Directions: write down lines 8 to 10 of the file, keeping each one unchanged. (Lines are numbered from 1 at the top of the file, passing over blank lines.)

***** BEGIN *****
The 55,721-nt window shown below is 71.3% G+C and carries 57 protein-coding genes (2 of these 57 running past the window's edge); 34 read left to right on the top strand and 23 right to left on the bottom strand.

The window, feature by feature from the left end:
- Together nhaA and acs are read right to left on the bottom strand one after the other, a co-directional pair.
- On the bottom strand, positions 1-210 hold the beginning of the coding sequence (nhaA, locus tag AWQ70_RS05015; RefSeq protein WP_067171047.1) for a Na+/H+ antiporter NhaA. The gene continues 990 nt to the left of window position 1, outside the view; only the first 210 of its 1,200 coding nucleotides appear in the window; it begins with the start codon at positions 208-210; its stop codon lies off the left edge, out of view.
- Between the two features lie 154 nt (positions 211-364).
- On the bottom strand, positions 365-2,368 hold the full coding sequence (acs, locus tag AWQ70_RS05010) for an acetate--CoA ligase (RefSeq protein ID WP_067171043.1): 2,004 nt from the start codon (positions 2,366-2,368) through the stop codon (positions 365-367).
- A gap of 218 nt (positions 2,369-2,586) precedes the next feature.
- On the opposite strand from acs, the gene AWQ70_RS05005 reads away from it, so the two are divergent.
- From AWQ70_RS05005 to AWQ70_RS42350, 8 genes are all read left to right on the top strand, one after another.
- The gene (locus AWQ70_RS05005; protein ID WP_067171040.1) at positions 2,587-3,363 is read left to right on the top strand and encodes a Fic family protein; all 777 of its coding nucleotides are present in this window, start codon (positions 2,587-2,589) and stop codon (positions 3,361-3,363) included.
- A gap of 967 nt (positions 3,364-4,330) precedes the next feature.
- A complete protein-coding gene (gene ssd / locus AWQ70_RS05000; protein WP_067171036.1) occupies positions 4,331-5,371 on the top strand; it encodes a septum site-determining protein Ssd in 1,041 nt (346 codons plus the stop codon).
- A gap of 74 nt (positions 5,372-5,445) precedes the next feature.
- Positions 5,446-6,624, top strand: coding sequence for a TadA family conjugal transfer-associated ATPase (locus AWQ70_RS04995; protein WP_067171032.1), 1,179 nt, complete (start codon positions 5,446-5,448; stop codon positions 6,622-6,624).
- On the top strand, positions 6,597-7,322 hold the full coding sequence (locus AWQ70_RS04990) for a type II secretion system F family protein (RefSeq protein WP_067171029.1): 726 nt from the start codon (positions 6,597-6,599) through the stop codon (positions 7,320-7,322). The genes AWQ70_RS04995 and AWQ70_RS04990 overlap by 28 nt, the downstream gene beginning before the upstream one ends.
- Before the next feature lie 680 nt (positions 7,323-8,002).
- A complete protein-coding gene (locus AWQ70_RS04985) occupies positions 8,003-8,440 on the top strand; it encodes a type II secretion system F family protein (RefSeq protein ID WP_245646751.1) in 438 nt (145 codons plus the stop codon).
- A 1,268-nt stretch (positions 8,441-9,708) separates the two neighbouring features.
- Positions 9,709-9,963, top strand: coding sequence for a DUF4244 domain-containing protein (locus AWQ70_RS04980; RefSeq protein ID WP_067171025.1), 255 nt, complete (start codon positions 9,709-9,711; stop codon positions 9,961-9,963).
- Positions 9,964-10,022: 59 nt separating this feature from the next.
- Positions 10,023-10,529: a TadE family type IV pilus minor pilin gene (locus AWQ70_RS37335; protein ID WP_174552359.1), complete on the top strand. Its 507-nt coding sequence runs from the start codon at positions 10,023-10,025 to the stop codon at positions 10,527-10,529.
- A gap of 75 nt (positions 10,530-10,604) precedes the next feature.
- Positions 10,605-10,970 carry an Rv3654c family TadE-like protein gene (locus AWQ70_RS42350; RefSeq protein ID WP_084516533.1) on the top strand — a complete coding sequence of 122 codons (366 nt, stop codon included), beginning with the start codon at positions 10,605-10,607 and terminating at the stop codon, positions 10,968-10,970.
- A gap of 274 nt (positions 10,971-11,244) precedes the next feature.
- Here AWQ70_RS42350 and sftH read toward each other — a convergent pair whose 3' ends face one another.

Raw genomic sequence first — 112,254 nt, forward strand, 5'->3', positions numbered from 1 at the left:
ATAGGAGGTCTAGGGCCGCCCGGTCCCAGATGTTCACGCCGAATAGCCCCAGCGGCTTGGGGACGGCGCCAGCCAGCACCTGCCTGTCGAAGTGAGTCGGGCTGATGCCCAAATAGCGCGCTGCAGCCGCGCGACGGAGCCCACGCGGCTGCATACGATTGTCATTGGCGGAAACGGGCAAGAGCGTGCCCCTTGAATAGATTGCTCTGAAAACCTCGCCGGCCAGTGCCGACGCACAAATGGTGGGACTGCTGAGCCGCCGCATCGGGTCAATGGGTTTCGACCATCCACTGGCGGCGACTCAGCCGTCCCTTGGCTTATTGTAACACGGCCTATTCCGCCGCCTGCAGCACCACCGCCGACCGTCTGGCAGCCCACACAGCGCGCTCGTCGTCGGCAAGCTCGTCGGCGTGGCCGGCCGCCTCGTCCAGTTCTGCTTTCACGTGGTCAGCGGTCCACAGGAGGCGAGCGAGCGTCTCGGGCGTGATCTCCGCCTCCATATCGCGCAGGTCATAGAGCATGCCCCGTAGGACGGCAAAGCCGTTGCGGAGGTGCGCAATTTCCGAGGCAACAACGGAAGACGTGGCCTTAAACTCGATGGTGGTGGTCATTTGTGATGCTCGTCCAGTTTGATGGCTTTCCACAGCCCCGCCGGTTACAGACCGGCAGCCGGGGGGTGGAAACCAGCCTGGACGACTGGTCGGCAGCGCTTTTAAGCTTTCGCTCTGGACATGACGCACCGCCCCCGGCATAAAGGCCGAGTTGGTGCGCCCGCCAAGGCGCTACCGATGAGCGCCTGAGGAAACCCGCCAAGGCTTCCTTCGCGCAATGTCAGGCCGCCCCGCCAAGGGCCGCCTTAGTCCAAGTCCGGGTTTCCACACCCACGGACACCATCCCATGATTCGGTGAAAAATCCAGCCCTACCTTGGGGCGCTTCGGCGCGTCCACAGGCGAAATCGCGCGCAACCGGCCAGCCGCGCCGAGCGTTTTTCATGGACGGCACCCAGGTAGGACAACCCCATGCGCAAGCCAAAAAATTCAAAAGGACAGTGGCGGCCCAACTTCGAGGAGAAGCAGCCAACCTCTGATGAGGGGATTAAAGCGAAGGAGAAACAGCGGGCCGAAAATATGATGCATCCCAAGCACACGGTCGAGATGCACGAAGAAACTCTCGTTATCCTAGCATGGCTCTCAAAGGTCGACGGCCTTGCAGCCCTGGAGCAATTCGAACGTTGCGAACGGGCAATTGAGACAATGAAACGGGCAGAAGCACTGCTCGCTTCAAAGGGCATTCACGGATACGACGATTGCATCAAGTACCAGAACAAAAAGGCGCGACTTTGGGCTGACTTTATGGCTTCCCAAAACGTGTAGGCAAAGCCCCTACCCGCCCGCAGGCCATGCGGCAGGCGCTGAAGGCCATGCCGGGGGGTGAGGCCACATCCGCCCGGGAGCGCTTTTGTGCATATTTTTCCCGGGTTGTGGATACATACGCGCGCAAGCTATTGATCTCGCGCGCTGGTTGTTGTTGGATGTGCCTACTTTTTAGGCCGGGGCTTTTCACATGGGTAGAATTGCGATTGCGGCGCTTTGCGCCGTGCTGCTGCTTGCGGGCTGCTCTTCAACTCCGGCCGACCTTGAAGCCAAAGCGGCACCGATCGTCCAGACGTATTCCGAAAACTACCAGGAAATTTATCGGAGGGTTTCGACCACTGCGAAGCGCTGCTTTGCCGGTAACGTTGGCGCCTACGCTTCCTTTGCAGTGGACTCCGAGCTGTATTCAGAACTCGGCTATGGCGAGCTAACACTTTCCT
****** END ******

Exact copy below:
- On the opposite strand from acs, the gene AWQ70_RS05005 reads away from it, so the two are divergent.
- From AWQ70_RS05005 to AWQ70_RS42350, 8 genes are all read left to right on the top strand, one after another.
- The gene (locus AWQ70_RS05005; protein ID WP_067171040.1) at positions 2,587-3,363 is read left to right on the top strand and encodes a Fic family protein; all 777 of its coding nucleotides are present in this window, start codon (positions 2,587-2,589) and stop codon (positions 3,361-3,363) included.